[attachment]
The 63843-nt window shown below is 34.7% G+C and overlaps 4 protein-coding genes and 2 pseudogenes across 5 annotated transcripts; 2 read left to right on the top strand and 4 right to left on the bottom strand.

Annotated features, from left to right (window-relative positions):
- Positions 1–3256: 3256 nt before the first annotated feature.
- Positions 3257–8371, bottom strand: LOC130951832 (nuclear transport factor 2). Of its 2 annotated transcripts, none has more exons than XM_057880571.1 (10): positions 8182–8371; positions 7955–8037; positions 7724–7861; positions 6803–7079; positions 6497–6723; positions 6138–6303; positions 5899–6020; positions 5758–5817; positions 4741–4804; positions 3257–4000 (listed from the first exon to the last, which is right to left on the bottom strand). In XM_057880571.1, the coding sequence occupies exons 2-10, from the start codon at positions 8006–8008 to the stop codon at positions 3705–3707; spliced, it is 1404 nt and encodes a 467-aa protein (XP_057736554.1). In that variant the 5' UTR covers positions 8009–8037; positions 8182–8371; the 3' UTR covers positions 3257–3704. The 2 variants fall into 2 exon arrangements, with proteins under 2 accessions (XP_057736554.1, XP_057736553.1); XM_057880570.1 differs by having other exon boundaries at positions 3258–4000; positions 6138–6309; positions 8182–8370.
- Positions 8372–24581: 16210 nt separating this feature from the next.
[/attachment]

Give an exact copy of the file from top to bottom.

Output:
The 63843-nt window shown below is 34.7% G+C and overlaps 4 protein-coding genes and 2 pseudogenes across 5 annotated transcripts; 2 read left to right on the top strand and 4 right to left on the bottom strand.

Annotated features, from left to right (window-relative positions):
- Positions 1–3256: 3256 nt before the first annotated feature.
- Positions 3257–8371, bottom strand: LOC130951832 (nuclear transport factor 2). Of its 2 annotated transcripts, none has more exons than XM_057880571.1 (10): positions 8182–8371; positions 7955–8037; positions 7724–7861; positions 6803–7079; positions 6497–6723; positions 6138–6303; positions 5899–6020; positions 5758–5817; positions 4741–4804; positions 3257–4000 (listed from the first exon to the last, which is right to left on the bottom strand). In XM_057880571.1, the coding sequence occupies exons 2-10, from the start codon at positions 8006–8008 to the stop codon at positions 3705–3707; spliced, it is 1404 nt and encodes a 467-aa protein (XP_057736554.1). In that variant the 5' UTR covers positions 8009–8037; positions 8182–8371; the 3' UTR covers positions 3257–3704. The 2 variants fall into 2 exon arrangements, with proteins under 2 accessions (XP_057736554.1, XP_057736553.1); XM_057880570.1 differs by having other exon boundaries at positions 3258–4000; positions 6138–6309; positions 8182–8370.
- Positions 8372–24581: 16210 nt separating this feature from the next.